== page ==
Children Campaign urges YES vote on Prop 111—cap payday loan rates

Written by: Sarah Barnes
Date Posted: September 21, 2018

The Children’s Campaign is urging Coloradans to vote YES on Proposition 111 to cap the interest rate on predatory payday loans. If passed, payday loans would be subject to the same maximum allowable interest rate for all other installment loans in Colorado.

Payday loans are short-term loans of up to $500. In Colorado, payday lenders can currently charge up to 45 percent in interest, plus fees, so that the average payday loan in Colorado carries an average interest rate of 129 percent.

Addressing predatory lending, such as payday loans, is one strategy to help families protect their earnings and stretch their dollars. Accessing mainstream banking and financial products instead of payday loans can help families save money and stabilize their finances.

Studies show that payday loans impact the health and well-being of children and their parents. Short-term loans and unsecured debt (including payday loans) are negatively associated with children’s socio-emotional development as well as poorer physical health and anxiety in parents. Unstable finances and poor physical and mental health can get in the way of parents being able to provide the care they want to provide for their children.

Payday loans have a disproportionate impact on certain communities. Payday lenders tend to target those with limited credit and banking options. In addition, neighborhoods where families of color live have more payday lending storefronts, even after accounting for income, age, and gender.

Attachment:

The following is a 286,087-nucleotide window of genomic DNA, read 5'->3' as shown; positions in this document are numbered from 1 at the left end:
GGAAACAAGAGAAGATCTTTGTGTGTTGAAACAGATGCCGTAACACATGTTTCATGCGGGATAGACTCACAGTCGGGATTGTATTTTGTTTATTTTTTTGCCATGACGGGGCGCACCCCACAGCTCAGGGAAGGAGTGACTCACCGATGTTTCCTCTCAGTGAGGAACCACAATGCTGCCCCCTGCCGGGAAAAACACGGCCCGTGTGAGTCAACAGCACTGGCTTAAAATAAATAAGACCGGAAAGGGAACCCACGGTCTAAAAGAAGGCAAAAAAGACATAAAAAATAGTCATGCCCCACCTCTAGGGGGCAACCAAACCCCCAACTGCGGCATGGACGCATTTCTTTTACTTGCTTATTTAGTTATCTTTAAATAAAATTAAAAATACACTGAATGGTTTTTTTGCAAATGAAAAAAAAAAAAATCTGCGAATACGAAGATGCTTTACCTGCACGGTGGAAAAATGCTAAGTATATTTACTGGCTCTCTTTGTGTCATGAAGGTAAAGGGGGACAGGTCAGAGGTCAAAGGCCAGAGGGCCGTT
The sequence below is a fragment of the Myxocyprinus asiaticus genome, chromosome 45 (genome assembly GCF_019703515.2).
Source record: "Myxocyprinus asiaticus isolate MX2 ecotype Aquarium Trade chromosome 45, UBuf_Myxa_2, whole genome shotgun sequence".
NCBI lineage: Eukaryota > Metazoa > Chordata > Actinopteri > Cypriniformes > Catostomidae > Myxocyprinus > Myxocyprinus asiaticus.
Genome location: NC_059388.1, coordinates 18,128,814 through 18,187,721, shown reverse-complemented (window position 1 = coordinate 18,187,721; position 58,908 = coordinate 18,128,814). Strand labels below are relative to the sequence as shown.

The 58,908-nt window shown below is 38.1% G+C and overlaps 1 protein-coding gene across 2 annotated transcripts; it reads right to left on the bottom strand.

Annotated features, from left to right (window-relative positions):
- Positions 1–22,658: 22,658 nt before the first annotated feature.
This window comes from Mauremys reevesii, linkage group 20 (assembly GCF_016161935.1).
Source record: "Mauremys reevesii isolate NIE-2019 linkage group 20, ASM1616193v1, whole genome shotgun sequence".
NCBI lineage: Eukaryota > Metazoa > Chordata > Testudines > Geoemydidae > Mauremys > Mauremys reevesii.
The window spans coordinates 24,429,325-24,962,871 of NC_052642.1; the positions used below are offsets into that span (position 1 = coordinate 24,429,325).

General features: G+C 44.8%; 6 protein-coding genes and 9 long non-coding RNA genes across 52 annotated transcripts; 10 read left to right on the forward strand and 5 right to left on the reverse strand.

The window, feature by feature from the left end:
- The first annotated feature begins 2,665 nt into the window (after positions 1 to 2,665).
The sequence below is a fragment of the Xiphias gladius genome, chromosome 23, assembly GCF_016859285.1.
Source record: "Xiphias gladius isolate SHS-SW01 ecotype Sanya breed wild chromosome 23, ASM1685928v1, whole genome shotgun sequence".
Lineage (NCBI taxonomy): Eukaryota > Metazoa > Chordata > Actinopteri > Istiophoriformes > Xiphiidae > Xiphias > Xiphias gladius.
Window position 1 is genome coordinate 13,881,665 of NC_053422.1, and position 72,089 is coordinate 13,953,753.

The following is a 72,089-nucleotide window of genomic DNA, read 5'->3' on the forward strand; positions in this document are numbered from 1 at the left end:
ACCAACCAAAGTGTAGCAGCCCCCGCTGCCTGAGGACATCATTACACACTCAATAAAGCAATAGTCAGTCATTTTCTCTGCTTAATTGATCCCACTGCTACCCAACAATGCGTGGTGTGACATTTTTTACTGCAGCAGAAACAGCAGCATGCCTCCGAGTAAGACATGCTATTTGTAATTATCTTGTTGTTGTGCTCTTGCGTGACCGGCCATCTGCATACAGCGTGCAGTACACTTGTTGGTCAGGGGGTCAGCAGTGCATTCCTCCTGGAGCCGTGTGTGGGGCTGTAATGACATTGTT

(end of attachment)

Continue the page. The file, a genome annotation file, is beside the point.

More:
For more information about Proposition 111, visit the Stop Predatory Payday Loans website. The full text of Proposition 111 is available on the Colorado Secretary of State’s website.

Sarah Barnes

About Sarah Barnes

Sarah serves as the Policy Analyst for the Colorado Children’s Campaign. Prior to joining the Children’s Campaign in September 2014, Sarah taught middle school English and worked as an Interventionist at Pioneer Charter School in Denver. She was a 2011 Teach For America corps member. Prior to teaching, Sarah worked as an attorney in Denver in the areas of venture capital, mergers and acquisitions, general corporate and business law, and commercial transactions. Sarah earned a BA in English from Midland University and a J.D. from the University of Michigan.